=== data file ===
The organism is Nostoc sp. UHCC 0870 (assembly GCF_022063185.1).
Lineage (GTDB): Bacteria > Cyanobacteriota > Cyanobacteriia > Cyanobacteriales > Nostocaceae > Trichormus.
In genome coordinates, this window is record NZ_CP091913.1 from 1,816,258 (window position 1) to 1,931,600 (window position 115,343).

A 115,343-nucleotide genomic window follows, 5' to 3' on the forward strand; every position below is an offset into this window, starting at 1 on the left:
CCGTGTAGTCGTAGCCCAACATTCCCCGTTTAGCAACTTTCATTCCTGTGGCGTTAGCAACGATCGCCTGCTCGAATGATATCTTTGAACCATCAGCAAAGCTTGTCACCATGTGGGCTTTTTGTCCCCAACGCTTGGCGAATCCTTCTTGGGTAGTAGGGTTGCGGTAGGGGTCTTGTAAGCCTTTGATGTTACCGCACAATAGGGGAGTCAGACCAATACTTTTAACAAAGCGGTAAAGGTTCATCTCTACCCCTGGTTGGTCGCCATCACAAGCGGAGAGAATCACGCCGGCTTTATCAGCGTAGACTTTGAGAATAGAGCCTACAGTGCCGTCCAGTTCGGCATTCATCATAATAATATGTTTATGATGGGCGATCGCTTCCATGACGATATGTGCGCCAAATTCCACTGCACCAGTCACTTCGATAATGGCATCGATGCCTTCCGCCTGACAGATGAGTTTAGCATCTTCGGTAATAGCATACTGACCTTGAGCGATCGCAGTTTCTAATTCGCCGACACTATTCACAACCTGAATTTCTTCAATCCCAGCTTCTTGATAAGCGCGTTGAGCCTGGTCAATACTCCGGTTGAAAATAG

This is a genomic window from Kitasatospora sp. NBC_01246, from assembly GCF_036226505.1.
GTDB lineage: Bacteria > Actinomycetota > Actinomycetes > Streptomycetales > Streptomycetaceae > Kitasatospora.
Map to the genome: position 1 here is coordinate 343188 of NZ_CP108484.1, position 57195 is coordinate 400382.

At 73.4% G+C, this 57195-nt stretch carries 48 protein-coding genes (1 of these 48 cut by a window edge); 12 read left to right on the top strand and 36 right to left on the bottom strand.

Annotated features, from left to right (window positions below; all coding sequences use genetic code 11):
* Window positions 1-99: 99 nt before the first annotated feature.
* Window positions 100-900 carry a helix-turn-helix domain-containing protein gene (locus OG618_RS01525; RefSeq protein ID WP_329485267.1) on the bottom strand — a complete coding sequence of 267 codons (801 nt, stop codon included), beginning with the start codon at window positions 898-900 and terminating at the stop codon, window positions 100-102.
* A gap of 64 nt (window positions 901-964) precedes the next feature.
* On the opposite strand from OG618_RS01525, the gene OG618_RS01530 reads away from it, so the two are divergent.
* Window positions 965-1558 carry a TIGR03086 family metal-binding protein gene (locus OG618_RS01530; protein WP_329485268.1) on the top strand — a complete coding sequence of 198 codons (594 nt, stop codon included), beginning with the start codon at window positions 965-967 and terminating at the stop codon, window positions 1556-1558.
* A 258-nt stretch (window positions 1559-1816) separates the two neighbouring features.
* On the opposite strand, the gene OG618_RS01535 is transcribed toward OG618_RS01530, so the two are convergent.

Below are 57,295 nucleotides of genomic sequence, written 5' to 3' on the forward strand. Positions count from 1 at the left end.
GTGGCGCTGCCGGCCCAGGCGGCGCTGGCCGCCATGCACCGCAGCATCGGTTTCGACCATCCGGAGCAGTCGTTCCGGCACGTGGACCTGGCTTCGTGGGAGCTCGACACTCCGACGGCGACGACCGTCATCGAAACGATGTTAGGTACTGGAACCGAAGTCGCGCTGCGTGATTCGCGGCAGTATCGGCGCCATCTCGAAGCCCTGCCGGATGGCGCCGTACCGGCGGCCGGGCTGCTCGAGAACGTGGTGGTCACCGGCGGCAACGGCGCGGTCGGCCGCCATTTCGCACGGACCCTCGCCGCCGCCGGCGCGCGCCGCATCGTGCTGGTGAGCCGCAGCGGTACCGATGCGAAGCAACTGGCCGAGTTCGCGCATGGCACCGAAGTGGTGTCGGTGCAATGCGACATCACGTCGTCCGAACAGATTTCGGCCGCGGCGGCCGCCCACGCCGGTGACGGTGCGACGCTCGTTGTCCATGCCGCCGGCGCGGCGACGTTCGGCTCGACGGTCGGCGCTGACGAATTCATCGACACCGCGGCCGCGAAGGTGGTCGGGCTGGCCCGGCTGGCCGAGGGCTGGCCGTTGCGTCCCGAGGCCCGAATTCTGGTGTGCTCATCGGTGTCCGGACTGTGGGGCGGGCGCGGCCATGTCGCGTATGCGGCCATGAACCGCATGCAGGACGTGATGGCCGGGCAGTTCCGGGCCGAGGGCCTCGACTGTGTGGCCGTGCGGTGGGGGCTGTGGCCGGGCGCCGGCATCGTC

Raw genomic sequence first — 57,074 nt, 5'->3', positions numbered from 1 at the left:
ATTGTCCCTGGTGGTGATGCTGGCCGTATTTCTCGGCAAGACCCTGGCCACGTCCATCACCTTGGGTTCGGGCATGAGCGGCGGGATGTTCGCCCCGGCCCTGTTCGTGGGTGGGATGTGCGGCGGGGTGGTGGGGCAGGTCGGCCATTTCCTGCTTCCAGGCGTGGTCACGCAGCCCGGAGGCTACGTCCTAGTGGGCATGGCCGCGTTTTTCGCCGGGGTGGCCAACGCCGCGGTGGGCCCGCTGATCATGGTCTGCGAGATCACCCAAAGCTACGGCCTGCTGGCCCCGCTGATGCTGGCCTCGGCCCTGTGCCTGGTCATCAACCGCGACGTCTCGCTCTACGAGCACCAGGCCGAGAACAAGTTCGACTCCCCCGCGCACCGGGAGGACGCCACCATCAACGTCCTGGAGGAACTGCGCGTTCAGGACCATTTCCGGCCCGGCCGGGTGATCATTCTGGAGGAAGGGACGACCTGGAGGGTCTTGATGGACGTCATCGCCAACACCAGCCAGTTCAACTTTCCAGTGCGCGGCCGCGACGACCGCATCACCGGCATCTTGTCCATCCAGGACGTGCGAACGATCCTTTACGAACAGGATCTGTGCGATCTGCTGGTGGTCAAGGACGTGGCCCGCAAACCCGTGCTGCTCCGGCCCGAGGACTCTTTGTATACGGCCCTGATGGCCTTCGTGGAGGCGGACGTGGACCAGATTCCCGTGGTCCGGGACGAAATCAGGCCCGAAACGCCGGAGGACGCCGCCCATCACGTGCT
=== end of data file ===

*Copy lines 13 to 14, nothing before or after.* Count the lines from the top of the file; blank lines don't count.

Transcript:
* A gap of 64 nt (window positions 901-964) precedes the next feature.
* On the opposite strand from OG618_RS01525, the gene OG618_RS01530 reads away from it, so the two are divergent.